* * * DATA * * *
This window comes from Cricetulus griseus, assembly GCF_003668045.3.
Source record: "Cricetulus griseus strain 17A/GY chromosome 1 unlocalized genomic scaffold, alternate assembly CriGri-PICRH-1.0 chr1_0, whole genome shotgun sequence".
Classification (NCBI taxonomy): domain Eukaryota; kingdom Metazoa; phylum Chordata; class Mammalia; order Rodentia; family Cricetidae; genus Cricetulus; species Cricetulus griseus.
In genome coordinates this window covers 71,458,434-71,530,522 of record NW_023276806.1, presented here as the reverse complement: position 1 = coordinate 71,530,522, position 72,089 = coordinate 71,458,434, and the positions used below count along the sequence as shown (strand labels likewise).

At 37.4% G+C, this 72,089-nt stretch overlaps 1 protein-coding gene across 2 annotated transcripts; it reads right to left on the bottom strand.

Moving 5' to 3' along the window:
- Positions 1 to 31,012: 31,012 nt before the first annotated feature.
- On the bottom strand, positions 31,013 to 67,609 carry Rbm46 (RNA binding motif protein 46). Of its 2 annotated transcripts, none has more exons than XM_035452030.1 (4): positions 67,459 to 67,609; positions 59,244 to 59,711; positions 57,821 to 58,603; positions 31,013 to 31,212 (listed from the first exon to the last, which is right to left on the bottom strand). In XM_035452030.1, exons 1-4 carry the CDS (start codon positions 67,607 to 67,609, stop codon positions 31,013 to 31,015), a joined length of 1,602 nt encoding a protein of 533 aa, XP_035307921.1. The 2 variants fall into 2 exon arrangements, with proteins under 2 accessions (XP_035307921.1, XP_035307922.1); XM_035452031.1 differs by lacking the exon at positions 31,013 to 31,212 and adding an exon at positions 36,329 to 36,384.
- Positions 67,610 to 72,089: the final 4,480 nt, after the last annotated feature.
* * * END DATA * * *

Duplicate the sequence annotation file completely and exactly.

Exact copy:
This window comes from Cricetulus griseus, assembly GCF_003668045.3.
Source record: "Cricetulus griseus strain 17A/GY chromosome 1 unlocalized genomic scaffold, alternate assembly CriGri-PICRH-1.0 chr1_0, whole genome shotgun sequence".
Classification (NCBI taxonomy): domain Eukaryota; kingdom Metazoa; phylum Chordata; class Mammalia; order Rodentia; family Cricetidae; genus Cricetulus; species Cricetulus griseus.
In genome coordinates this window covers 71,458,434-71,530,522 of record NW_023276806.1, presented here as the reverse complement: position 1 = coordinate 71,530,522, position 72,089 = coordinate 71,458,434, and the positions used below count along the sequence as shown (strand labels likewise).

At 37.4% G+C, this 72,089-nt stretch overlaps 1 protein-coding gene across 2 annotated transcripts; it reads right to left on the bottom strand.

Moving 5' to 3' along the window:
- Positions 1 to 31,012: 31,012 nt before the first annotated feature.
- On the bottom strand, positions 31,013 to 67,609 carry Rbm46 (RNA binding motif protein 46). Of its 2 annotated transcripts, none has more exons than XM_035452030.1 (4): positions 67,459 to 67,609; positions 59,244 to 59,711; positions 57,821 to 58,603; positions 31,013 to 31,212 (listed from the first exon to the last, which is right to left on the bottom strand). In XM_035452030.1, exons 1-4 carry the CDS (start codon positions 67,607 to 67,609, stop codon positions 31,013 to 31,015), a joined length of 1,602 nt encoding a protein of 533 aa, XP_035307921.1. The 2 variants fall into 2 exon arrangements, with proteins under 2 accessions (XP_035307921.1, XP_035307922.1); XM_035452031.1 differs by lacking the exon at positions 31,013 to 31,212 and adding an exon at positions 36,329 to 36,384.
- Positions 67,610 to 72,089: the final 4,480 nt, after the last annotated feature.